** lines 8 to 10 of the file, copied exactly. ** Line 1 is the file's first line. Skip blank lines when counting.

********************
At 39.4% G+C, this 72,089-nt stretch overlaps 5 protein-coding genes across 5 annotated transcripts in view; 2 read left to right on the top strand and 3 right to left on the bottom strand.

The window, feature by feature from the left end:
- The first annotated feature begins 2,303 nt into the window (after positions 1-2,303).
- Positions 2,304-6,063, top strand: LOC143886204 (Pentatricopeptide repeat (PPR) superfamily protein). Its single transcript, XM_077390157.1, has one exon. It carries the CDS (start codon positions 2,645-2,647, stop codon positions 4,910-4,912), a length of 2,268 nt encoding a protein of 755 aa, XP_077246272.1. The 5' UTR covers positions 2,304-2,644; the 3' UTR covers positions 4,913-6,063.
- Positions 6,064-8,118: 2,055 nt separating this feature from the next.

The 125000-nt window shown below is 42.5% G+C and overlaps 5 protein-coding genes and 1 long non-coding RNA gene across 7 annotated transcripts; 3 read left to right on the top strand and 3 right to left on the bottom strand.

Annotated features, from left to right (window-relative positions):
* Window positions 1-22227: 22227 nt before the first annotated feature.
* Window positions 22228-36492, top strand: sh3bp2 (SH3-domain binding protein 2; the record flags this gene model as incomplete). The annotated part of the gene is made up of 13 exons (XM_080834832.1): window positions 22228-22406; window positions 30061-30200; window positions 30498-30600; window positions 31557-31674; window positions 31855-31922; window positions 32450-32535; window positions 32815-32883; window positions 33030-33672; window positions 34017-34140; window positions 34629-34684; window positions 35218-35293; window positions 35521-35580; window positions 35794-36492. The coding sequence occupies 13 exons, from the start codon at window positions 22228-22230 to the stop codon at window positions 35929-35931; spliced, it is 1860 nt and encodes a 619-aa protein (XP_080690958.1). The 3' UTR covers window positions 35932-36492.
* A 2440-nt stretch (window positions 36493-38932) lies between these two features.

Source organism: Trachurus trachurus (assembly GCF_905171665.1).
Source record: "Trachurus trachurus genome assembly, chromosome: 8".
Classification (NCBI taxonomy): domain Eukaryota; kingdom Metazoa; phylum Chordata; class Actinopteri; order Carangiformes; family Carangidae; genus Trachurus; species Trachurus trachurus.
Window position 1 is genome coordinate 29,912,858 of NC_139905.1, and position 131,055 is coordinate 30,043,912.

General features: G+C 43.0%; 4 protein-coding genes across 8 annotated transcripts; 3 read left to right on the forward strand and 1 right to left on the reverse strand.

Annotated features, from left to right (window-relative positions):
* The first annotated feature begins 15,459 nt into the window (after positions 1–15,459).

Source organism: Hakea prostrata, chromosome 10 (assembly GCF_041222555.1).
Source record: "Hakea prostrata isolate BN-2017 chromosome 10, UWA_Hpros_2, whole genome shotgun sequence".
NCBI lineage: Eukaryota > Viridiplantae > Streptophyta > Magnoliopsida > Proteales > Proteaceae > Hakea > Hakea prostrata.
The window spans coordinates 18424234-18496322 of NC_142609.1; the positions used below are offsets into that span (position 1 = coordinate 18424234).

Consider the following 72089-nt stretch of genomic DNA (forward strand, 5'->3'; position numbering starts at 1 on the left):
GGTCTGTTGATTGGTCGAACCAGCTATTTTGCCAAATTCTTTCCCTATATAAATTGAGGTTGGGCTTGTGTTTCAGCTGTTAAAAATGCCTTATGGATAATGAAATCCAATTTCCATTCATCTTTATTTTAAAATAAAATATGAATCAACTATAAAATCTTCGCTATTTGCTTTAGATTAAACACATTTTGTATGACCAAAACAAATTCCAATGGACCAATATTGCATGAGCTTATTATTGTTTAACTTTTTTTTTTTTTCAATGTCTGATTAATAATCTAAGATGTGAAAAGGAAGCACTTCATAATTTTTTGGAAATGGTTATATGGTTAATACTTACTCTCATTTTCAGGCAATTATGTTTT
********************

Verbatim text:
* Window positions 1-22227: 22227 nt before the first annotated feature.
* Window positions 22228-36492, top strand: sh3bp2 (SH3-domain binding protein 2; the record flags this gene model as incomplete). The annotated part of the gene is made up of 13 exons (XM_080834832.1): window positions 22228-22406; window positions 30061-30200; window positions 30498-30600; window positions 31557-31674; window positions 31855-31922; window positions 32450-32535; window positions 32815-32883; window positions 33030-33672; window positions 34017-34140; window positions 34629-34684; window positions 35218-35293; window positions 35521-35580; window positions 35794-36492. The coding sequence occupies 13 exons, from the start codon at window positions 22228-22230 to the stop codon at window positions 35929-35931; spliced, it is 1860 nt and encodes a 619-aa protein (XP_080690958.1). The 3' UTR covers window positions 35932-36492.
* A 2440-nt stretch (window positions 36493-38932) lies between these two features.